The opinion of the court was delivered by: BAER
HAROLD BAER, JR., District Judge:
Defendant Applied Systems, Inc. has moved pursuant to Fed. R. Civ. P. 56 for summary judgment dismissing plaintiff's copyright infringement and Lanham Act causes of actions and for partial summary judgment against plaintiff's trade secret misappropriation cause of action. Plaintiff has withdrawn its Lanham Act claim. See Plaintiff's Memorandum of Law in Opposition to Defendant's Second Motion for Summary Judgment at 1 n.1. Defendant's motion with respect to copyright infringement is granted in part and denied in part. Defendant's motion with respect to trade secret misappropriation is denied.
Harbor Software brought this action alleging copyright infringement, false designation of origin, fraud, trade secret misappropriation, unfair competition and unjust enrichment. These allegations are based on a failed business relationship between Harbor Software and Applied Systems under which Applied Systems was, according to the complaint, to incorporate plaintiff's computer program, the Sales Center Manager ("SCM"), into its own program, The Agency Manager ("TAM"). Plaintiff claims that Applied Systems stole and copied SCM and used the technology in an updated version of TAM. Defendant denies these allegations.
This is the Court's third substantive decision in this case. Applied Systems moved for summary judgment dismissing all causes of action except copyright infringement. On June 5, 1995, the Court denied that motion in its entirety. See Harbor Software, Inc. v. Applied Systems, Inc., 887 F. Supp. 86 (S.D.N.Y. 1995) (Harbor Software I). As to the copyright claim, this Court has undertaken the three-part abstraction-filtration-comparison analysis created by the Second Circuit in Computer Associates International, Inc. v. Altai, Inc., 982 F.2d 693, 706 (2d Cir. 1992).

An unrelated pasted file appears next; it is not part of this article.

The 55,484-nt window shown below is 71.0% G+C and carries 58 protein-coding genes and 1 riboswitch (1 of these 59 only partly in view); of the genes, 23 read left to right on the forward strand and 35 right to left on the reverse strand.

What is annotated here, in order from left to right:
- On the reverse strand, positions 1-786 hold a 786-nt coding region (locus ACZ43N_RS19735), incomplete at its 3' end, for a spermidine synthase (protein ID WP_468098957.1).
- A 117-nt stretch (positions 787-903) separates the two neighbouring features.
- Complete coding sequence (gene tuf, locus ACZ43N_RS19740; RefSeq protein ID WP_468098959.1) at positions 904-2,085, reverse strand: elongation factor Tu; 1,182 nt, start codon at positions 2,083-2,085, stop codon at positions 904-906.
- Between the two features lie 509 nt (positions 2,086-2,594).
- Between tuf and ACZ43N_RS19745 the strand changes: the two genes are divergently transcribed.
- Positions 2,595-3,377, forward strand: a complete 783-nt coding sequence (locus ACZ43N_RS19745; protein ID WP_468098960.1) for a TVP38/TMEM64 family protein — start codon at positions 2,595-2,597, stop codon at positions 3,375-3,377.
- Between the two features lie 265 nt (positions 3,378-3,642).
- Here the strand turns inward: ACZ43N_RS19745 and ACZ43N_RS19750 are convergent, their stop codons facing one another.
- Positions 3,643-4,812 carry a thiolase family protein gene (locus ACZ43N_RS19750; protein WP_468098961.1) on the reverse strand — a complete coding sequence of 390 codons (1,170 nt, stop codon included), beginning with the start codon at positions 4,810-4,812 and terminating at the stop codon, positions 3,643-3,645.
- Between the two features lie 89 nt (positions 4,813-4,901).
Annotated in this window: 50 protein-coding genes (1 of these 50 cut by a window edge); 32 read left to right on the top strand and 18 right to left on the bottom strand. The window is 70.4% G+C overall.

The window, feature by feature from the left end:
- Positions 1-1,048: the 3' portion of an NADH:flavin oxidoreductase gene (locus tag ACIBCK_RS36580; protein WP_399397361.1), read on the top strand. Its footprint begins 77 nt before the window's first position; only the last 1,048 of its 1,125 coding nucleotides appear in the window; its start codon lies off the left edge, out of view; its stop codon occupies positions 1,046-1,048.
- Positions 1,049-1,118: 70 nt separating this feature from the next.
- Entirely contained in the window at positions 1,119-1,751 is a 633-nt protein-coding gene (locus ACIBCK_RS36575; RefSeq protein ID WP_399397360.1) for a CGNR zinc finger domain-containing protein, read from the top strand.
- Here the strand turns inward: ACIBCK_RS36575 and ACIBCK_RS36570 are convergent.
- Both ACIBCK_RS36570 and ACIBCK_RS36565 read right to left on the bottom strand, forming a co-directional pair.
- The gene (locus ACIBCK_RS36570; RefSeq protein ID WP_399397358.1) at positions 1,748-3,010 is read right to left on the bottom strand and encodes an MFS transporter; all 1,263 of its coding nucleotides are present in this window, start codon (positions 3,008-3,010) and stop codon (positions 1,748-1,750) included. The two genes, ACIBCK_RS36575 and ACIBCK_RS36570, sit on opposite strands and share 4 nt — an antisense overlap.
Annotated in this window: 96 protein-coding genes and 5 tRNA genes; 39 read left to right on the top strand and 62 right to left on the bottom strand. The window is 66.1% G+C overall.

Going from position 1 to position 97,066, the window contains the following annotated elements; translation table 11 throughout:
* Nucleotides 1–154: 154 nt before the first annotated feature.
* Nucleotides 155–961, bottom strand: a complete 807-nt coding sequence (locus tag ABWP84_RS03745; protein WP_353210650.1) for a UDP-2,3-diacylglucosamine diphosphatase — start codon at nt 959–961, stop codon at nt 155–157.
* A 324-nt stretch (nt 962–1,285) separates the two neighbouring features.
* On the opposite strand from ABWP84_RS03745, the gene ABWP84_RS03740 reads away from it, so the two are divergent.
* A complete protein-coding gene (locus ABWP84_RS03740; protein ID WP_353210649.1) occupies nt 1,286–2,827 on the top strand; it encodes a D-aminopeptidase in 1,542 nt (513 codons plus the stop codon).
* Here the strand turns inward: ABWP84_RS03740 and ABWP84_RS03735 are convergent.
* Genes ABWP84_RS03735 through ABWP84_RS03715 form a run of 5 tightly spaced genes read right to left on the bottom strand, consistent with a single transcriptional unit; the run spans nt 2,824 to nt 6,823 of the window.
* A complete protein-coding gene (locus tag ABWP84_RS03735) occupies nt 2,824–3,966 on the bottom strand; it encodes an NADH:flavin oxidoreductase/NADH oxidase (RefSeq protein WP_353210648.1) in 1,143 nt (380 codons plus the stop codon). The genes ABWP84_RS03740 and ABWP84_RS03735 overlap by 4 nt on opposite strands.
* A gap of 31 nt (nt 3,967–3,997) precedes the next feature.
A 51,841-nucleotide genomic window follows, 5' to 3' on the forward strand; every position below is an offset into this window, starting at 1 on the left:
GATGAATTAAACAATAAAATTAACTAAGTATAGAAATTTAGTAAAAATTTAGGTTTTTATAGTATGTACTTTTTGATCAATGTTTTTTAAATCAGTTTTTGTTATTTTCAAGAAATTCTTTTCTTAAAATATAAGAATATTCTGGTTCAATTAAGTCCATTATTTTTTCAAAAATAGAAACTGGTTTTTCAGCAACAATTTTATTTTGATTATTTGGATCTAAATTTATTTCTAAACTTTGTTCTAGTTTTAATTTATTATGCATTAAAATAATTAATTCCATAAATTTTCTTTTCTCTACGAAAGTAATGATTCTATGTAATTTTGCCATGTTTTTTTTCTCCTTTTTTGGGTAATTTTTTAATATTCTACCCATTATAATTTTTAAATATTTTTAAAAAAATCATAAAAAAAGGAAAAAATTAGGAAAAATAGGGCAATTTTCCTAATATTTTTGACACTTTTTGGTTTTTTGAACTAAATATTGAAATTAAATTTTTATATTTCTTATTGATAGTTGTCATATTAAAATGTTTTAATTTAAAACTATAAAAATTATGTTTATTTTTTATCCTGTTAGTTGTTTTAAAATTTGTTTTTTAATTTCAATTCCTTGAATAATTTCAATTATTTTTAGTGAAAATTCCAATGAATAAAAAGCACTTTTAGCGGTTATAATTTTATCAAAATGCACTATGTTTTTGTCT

On May 14, 1996, the Court found certain nonliteral elements of SCM, as represented in a series of graphical exhibits, were protectable under the Copyright Act. See Harbor Software, Inc. v. Applied Systems, Inc., 925 F. Supp. 1042 (S.D.N.Y. 1996) (Harbor Software II). Familiarity with these decisions is presumed.
I. Standard for Summary Judgment
The standard for granting summary judgment was previously set forth in this Court's decision denying defendant's first motion for summary judgment. For sake of clarity, it is restated here:
Rule 56 of the Federal Rules of Civil Procedure provides for summary judgment where the evidence shows that "there is no genuine issue as to any material fact and [that] the moving party is entitled to judgment as a matter of law." Anderson v. Liberty Lobby Inc., 477 U.S. 242, 250, 91 L. Ed. 2d 202, 106 S. Ct. 2505 (1986). "Summary judgment is properly regarded . . . as an integral part of the Federal Rules as a whole, which are designed to 'secure the just, speedy and inexpensive determination of every action.'" Celotex Corp. v. Catrett, 477 U.S. 317, 327, 91 L. Ed. 2d 265, 106 S. Ct. 2548 (1986) (quoting Fed. R. Civ. P. 1). In determining whether there is a genuine issue of material fact, a court must resolve all ambiguities, and draw all inferences, against the moving party. United States v. Diebold, Inc., 369 U.S. 654, 655, 8 L. Ed. 2d 176, 82 S. Ct. 993 (1962) (per curiam); Donahue v. Windsor Locks Bd. of Fire Comm'rs, 834 F.2d 54, 57 (2d Cir. 1987). An issue of credibility is insufficient to preclude the granting of a motion for summary judgment. Neither side can rely on conclusory allegations; instead, the disputed issues of fact must be supported by evidence that would allow a "rational trier of fact to find for the non-moving party." Matsushita Elec. Indus. Co. v. Zenith Radio Corp., 475 U.S. 574, 587, 89 L. Ed. 2d 538, 106 S. Ct. 1348 (1986). Finally, factual disputes that are irrelevant to the disposition of the suit under governing law will not preclude entry of a summary judgment. Anderson, 477 U.S. at 248.
Harbor Software I, 887 F. Supp. at 89.
II. Copyright Infringement
To establish a claim for copyright infringement, plaintiff must prove: "(1) ownership of a valid copyright, and (2) copying of constituent elements of the work that are original." Feist Publications, Inc. v. Rural Tel. Serv. Co., 499 U.S. 340, 361, 113 L. Ed. 2d 358, 111 S. Ct. 1282 (1991). The second element of this test requires plaintiff to show both that: "'(1) the defendant has actually copied the plaintiff's work; and (2) the copying is illegal because a substantial similarity exists between the defendant's work and the protectible elements of plaintiff's.'" Knitwaves, Inc. v. Lollytogs Ltd., 71 F.3d 996, 1002 (2d Cir. 1995) (quoting Fisher-Price, Inc. v. Well-Made Toy Mfg. Corp., 25 F.3d 119, 122-23 (2d Cir. 1994)). As discussed above, the ...